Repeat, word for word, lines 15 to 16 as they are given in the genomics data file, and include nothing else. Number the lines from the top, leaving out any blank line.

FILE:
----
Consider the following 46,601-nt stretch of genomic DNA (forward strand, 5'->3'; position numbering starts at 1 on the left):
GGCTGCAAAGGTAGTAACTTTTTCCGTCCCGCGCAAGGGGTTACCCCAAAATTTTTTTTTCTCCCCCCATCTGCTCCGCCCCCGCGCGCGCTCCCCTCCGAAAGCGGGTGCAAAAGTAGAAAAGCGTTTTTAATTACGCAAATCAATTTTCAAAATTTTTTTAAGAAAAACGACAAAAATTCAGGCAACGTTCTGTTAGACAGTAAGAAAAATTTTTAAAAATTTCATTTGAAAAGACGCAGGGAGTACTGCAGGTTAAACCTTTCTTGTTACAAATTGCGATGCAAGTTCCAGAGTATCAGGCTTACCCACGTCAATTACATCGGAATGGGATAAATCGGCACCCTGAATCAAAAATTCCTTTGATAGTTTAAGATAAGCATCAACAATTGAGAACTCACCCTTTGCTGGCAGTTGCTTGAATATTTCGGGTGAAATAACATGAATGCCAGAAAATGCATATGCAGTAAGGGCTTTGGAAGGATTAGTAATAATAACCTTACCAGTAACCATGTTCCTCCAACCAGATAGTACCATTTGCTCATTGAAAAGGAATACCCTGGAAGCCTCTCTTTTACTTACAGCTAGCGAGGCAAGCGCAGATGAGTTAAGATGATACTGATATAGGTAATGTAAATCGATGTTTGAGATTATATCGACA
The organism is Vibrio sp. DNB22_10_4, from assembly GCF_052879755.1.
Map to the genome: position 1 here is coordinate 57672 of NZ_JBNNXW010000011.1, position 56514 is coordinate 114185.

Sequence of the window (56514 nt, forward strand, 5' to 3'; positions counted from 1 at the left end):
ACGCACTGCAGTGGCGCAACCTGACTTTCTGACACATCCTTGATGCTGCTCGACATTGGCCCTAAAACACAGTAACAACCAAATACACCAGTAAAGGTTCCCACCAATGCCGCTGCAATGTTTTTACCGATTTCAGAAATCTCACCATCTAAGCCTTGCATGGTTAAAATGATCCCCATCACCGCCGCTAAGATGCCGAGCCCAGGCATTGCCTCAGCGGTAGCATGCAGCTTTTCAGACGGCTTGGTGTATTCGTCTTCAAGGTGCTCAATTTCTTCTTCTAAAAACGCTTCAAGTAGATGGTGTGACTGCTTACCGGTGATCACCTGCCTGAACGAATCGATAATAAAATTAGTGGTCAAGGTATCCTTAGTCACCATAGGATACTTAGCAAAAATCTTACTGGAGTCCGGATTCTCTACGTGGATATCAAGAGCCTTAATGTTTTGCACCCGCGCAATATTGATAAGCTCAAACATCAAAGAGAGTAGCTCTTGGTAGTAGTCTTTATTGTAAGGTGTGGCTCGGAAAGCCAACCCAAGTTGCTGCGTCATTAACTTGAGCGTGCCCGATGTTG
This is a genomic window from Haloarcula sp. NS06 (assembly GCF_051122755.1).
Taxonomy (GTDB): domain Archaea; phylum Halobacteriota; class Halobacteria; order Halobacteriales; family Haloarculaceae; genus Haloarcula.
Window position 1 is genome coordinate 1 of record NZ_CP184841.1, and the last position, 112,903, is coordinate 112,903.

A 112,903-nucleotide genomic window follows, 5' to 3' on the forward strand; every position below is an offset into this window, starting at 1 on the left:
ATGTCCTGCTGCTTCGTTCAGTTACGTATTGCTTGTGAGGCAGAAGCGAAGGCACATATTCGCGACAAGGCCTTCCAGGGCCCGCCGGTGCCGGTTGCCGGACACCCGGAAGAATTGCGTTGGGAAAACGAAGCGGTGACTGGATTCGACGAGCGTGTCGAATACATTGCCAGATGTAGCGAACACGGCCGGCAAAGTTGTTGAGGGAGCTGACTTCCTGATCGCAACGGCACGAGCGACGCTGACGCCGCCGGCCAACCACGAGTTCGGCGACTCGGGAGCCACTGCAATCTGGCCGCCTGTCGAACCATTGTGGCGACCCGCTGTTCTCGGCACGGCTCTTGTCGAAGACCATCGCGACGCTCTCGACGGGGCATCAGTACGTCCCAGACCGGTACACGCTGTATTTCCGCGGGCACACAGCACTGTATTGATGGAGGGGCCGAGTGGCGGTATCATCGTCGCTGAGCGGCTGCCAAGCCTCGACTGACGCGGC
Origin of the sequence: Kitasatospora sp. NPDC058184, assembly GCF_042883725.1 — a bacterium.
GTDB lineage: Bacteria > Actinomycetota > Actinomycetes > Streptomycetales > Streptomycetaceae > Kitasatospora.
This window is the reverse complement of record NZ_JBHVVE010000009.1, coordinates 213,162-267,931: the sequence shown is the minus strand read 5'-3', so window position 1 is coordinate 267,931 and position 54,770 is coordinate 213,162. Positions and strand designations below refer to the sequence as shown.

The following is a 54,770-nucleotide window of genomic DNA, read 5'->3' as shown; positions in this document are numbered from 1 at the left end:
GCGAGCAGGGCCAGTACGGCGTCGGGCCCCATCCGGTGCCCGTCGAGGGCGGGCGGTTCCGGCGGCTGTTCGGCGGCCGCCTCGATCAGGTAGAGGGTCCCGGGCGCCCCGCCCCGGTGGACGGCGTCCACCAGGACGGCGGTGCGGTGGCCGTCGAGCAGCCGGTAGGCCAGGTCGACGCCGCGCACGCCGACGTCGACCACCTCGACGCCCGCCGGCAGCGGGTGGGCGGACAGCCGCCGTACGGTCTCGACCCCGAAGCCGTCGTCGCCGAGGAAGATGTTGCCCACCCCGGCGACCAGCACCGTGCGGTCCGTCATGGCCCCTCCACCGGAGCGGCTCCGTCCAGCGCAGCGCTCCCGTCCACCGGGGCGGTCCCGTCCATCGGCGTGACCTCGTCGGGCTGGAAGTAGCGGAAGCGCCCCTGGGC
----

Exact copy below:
The following is a 54,770-nucleotide window of genomic DNA, read 5'->3' as shown; positions in this document are numbered from 1 at the left end:
GCGAGCAGGGCCAGTACGGCGTCGGGCCCCATCCGGTGCCCGTCGAGGGCGGGCGGTTCCGGCGGCTGTTCGGCGGCCGCCTCGATCAGGTAGAGGGTCCCGGGCGCCCCGCCCCGGTGGACGGCGTCCACCAGGACGGCGGTGCGGTGGCCGTCGAGCAGCCGGTAGGCCAGGTCGACGCCGCGCACGCCGACGTCGACCACCTCGACGCCCGCCGGCAGCGGGTGGGCGGACAGCCGCCGTACGGTCTCGACCCCGAAGCCGTCGTCGCCGAGGAAGATGTTGCCCACCCCGGCGACCAGCACCGTGCGGTCCGTCATGGCCCCTCCACCGGAGCGGCTCCGTCCAGCGCAGCGCTCCCGTCCACCGGGGCGGTCCCGTCCATCGGCGTGACCTCGTCGGGCTGGAAGTAGCGGAAGCGCCCCTGGGC